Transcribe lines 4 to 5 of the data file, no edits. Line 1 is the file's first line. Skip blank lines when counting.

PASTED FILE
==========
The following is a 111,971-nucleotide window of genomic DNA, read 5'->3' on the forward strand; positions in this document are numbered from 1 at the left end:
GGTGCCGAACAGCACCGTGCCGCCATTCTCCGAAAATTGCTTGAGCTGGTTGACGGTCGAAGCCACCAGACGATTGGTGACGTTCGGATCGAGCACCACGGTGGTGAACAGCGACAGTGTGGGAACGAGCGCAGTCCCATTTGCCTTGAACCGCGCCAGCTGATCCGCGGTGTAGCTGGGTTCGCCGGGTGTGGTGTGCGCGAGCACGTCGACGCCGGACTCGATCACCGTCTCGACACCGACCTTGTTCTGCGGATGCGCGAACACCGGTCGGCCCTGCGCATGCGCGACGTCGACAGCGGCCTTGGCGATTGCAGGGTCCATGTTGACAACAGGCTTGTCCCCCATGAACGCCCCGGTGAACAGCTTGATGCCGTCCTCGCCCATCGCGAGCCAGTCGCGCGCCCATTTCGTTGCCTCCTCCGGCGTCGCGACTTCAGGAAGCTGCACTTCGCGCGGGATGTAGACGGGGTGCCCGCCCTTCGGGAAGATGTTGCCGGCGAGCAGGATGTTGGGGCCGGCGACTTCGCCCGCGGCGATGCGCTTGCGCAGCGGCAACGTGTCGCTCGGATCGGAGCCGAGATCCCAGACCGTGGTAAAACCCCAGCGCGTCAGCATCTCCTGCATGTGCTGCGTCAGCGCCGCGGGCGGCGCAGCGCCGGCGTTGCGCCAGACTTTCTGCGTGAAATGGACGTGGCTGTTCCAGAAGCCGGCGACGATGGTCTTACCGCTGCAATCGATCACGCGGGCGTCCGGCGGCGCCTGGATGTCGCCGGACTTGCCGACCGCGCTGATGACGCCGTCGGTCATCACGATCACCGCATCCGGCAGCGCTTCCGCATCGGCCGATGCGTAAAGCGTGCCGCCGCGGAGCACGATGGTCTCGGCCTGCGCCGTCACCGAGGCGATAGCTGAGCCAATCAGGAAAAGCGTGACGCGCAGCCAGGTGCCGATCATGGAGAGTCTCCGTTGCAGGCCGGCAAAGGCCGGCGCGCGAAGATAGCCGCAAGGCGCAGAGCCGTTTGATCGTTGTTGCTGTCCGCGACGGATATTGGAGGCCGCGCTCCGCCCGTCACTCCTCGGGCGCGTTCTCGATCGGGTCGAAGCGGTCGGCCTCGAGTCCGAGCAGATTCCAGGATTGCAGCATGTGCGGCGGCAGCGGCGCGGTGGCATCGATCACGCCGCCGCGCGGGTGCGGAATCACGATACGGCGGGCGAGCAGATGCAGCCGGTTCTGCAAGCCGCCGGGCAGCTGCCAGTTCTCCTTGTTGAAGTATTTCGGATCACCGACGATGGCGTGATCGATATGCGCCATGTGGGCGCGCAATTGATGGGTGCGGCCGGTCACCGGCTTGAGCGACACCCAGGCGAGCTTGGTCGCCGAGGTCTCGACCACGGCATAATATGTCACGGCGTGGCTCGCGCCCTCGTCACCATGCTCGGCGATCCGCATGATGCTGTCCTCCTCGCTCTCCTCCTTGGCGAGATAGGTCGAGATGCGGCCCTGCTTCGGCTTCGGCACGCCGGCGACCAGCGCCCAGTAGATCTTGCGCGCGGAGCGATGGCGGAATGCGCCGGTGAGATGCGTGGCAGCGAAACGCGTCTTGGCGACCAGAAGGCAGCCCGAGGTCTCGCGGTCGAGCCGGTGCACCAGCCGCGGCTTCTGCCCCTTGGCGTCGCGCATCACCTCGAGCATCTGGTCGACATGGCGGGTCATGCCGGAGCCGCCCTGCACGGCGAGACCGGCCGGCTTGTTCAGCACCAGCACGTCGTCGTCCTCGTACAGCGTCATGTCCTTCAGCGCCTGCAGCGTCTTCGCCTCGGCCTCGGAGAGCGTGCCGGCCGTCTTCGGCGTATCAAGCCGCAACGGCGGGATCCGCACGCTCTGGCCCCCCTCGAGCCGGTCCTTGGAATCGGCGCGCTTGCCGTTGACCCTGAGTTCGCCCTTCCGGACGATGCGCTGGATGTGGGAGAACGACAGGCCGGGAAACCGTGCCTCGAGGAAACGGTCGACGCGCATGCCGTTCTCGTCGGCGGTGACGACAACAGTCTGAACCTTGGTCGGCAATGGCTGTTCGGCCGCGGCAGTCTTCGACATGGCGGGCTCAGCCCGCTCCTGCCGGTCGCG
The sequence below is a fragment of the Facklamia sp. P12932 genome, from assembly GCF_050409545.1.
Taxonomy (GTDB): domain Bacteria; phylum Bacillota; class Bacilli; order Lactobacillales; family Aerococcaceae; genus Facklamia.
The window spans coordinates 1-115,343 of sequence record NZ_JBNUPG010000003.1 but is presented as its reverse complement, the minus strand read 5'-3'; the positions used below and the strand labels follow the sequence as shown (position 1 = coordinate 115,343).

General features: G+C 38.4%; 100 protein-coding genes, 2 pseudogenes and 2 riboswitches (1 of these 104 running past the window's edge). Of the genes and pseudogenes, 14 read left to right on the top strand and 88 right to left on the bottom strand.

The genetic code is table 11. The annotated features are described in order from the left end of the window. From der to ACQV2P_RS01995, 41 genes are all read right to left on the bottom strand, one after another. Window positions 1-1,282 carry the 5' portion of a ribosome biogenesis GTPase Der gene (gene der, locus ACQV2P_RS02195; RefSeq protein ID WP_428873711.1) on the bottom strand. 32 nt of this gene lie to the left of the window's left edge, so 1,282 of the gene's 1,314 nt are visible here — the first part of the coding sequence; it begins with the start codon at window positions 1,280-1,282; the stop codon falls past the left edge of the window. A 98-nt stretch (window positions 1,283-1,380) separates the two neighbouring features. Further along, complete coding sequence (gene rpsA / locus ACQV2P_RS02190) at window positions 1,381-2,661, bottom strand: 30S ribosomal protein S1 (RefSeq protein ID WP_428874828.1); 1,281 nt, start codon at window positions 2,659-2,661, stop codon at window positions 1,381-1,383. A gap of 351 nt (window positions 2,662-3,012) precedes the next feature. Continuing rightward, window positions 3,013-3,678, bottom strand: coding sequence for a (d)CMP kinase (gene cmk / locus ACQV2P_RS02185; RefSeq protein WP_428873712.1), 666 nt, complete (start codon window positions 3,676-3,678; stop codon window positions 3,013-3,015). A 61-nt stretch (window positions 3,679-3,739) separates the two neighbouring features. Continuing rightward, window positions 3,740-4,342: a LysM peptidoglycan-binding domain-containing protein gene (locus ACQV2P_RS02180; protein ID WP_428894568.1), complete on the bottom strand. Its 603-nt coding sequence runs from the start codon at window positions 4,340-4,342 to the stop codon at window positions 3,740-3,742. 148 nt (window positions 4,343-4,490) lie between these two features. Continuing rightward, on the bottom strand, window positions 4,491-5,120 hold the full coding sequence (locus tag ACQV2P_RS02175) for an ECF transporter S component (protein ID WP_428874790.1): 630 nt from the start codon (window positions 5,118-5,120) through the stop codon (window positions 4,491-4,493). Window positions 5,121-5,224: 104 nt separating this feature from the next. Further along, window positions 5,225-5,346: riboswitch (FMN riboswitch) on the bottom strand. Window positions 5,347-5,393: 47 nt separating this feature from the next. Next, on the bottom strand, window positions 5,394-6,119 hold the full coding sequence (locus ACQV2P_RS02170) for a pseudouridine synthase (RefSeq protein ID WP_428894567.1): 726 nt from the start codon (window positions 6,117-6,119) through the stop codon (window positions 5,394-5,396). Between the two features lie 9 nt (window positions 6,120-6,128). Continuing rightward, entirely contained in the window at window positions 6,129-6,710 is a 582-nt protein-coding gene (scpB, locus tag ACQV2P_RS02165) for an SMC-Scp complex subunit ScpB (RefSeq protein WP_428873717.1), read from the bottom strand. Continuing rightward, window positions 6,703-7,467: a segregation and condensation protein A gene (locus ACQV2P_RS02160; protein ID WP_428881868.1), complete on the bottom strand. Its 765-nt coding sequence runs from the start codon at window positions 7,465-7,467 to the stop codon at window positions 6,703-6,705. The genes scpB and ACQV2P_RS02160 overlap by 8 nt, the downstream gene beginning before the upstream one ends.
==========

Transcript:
Taxonomy (GTDB): domain Bacteria; phylum Bacillota; class Bacilli; order Lactobacillales; family Aerococcaceae; genus Facklamia.
The window spans coordinates 1-115,343 of sequence record NZ_JBNUPG010000003.1 but is presented as its reverse complement, the minus strand read 5'-3'; the positions used below and the strand labels follow the sequence as shown (position 1 = coordinate 115,343).